Tuesday, July 20, 2010

Straight-N-Narrow Records presents: IIE: Infiltrate, Instigate, Expand (2010)

APEX - PA Hustlers

Richburgh - Dynamite Stix

Verbs - Nice Trip

Jon Quest - In the Jaws of Life

Cory Eaux of JSP - So Mean


Rory Webb: Straight-N-Narrow Records presents IIE: Infiltrate, Instigate, Expand. It’s complete. Now available to the world. How does it feel?

Premise: Like a decade puttin’ in work has led to this… I started in 2001 making beats on the computer and it’s led to a completely original release featuring an eclectic group of emcees from Pittsburgh, Philly, NYC, Detroit… all of whom I’m honored to work with. It feels like a relief, but not a relief like “I’m so happy this is over with." It’s more of a “I’m relieved the world will finally hear what I’ve been cookin’ up” type of relief. I’ve been at this a long time, just behind the scenes crafting my sound for the majority of the last decade. I’ve been in Philly hip-hop events, but on a local level in Pittsburgh I wasn’t exactly a household name even last November. I’m still far away from being a household name, but I’ve definitely networked a ton since late ‘09, building the relationships necessary to release a compilation of this caliber.

RW: This being your first full album release, what are some things you learned during the creation process?

P: I did release a solo LP as an emcee in 2003, fully produced by myself at a time when I was a production novice trying to be the next great white rapper. But it was an amateur project. I evolved after that to become a full-time producer/engineer in terms of my focus, although there may or may not be a hidden track on IIE (may or may not be….)

Putting this release together taught me valuable lessons in terms of tailoring beats for specific emcees and finalizing tracks to make them songs, not just verses on beats. Most of that is up to the artist, but as a producer you are the final “ear” and should act as such.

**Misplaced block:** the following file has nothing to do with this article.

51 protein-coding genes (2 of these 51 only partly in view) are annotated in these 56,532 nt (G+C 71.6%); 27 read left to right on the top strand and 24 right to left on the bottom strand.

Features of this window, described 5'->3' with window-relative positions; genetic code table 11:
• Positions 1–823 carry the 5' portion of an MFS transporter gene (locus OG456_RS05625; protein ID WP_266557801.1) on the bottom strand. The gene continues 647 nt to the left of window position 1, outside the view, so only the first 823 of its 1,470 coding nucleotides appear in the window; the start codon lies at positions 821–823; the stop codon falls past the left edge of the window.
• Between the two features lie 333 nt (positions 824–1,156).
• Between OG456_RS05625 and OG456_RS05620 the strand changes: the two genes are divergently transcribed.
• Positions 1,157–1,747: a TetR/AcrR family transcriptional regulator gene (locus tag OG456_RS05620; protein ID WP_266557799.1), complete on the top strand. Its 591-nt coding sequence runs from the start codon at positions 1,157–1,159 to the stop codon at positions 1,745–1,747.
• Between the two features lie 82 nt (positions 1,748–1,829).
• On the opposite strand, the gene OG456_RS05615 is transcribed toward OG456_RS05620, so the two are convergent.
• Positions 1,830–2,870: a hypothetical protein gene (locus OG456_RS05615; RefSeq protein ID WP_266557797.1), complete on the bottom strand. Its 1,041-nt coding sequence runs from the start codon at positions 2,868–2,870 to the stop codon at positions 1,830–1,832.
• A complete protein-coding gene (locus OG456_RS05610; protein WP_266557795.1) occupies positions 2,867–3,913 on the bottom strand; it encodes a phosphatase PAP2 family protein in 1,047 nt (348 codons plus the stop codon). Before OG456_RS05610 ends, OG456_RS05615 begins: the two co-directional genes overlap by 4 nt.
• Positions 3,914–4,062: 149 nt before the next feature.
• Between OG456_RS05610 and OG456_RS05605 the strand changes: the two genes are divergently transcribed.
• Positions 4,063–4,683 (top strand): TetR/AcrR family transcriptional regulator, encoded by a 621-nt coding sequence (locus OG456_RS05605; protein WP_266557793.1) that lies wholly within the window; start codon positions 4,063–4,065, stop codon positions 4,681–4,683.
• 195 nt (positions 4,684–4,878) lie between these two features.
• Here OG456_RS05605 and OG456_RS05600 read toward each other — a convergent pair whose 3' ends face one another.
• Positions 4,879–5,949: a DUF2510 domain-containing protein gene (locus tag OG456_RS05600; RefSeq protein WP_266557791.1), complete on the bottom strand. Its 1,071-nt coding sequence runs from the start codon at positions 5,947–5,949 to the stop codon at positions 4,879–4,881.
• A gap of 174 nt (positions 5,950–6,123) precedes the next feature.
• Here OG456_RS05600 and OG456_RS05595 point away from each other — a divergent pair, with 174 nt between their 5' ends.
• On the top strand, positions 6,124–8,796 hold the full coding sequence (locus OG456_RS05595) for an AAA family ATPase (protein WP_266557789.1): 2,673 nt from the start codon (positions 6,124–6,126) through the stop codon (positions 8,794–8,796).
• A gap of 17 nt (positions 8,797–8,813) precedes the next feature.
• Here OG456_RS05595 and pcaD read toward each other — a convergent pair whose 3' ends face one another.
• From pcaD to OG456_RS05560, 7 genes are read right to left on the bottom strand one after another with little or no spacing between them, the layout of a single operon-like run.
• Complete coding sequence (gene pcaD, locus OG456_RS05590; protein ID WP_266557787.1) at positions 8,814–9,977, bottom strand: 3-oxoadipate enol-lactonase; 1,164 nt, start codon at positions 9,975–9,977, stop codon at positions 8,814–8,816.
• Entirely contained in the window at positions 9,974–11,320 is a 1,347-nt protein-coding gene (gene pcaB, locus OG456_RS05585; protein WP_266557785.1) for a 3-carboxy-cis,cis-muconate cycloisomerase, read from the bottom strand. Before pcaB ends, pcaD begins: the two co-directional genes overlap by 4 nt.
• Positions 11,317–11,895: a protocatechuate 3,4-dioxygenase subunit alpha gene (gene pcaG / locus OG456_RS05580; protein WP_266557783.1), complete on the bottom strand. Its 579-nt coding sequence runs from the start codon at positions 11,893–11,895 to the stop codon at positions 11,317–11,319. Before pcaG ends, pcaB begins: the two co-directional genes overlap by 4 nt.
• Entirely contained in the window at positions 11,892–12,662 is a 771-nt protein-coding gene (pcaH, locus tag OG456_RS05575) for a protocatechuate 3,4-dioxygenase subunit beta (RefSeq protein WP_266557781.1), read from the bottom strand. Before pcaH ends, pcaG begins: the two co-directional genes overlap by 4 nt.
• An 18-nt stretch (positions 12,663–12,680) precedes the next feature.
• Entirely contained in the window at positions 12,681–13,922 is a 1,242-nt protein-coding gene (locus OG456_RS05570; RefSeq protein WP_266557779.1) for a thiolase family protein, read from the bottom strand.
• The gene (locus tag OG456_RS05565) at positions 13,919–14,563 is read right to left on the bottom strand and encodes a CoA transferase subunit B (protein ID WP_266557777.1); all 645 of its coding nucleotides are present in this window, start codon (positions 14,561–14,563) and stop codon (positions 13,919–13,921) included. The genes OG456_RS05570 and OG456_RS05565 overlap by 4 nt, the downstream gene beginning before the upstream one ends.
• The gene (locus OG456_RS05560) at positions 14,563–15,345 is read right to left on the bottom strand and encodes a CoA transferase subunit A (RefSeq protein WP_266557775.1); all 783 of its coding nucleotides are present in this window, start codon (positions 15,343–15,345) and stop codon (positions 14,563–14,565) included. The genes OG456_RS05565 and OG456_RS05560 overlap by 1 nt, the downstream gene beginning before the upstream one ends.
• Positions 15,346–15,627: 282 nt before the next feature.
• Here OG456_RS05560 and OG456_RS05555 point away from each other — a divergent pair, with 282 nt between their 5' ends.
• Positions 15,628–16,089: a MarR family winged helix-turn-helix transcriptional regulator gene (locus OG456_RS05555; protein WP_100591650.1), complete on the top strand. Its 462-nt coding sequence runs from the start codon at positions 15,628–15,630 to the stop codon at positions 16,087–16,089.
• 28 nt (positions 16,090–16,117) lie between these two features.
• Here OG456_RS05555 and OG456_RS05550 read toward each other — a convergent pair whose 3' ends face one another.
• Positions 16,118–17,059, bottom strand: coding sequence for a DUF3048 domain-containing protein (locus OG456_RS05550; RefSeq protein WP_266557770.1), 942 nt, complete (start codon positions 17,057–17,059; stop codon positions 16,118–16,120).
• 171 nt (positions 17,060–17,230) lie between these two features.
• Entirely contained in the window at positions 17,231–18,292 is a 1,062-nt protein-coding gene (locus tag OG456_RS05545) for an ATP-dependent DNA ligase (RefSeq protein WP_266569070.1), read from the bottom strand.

I think I’m more versatile than I personally thought, which is definitely vital to succeeding on a national level. Any sub-genre of artist(s) in hip-hop can hit me up and probably find something they want to rock on. And we know there are many sub-genres. For example, would you think the same producer would work with Nas and then turn around a do a Trick Daddy jam? No, usually, but I believe SNN is capable of that with the catalog I’ve built.

It’s a different beast though, for a producer reaching out to a variety of emcees, as opposed to just being in my own creative world shaping songs as an artist, like when I started. You have to be mindful of the artist, and realize we all come from different hip-hop environments with a specific set of influences, although many of us share the same ones.

RW: With the long list of dope MC’s involved, I’m sure your expectations were high for damn near each and every track. But can you talk about one song or artist that really exceeded even the highest of expectations?

P: I had a feeling you would hit me with a “pick a favorite track” type of question. So I’ll answer it, I won’t give the wishy washy political answer that “loves every track equally.” I’d be lying to you if I did that. The artist who really blew my mind with the final product has to be Real Deal. He hit the beat exactly how I envisioned him doing so… track 13, “Revival.” That’s actually what I named the beat and he just ran with it. The word-play, flow, and mic presence is top-notch, as expected, and the overall sound is a signature SNN banger. As a producer and hip-hop fan especially, it's tracks like these that I enjoy most. Thanks to Real Deal for helpin’ to make that one of my favorites on the release, hands down.

RW: I’m hoping to hear some of Premise the MC on this album! Let’s reverse your role real quick. If you were the sole MC on the album, and had a team of five producers working with you, who would they be and why?